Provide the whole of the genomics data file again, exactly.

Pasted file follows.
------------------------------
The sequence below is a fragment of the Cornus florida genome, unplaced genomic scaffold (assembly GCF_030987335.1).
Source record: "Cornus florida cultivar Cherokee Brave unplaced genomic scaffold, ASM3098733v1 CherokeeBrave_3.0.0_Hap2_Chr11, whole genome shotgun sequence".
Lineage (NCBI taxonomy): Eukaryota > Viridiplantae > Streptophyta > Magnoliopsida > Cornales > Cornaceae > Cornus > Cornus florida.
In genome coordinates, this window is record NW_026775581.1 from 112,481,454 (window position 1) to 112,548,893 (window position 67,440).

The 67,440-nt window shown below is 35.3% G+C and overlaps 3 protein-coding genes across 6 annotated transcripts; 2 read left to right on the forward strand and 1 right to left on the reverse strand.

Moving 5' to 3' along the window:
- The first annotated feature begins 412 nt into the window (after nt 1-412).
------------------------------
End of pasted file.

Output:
The sequence below is a fragment of the Cornus florida genome, unplaced genomic scaffold (assembly GCF_030987335.1).
Source record: "Cornus florida cultivar Cherokee Brave unplaced genomic scaffold, ASM3098733v1 CherokeeBrave_3.0.0_Hap2_Chr11, whole genome shotgun sequence".
Lineage (NCBI taxonomy): Eukaryota > Viridiplantae > Streptophyta > Magnoliopsida > Cornales > Cornaceae > Cornus > Cornus florida.
In genome coordinates, this window is record NW_026775581.1 from 112,481,454 (window position 1) to 112,548,893 (window position 67,440).

The 67,440-nt window shown below is 35.3% G+C and overlaps 3 protein-coding genes across 6 annotated transcripts; 2 read left to right on the forward strand and 1 right to left on the reverse strand.

Moving 5' to 3' along the window:
- The first annotated feature begins 412 nt into the window (after nt 1-412).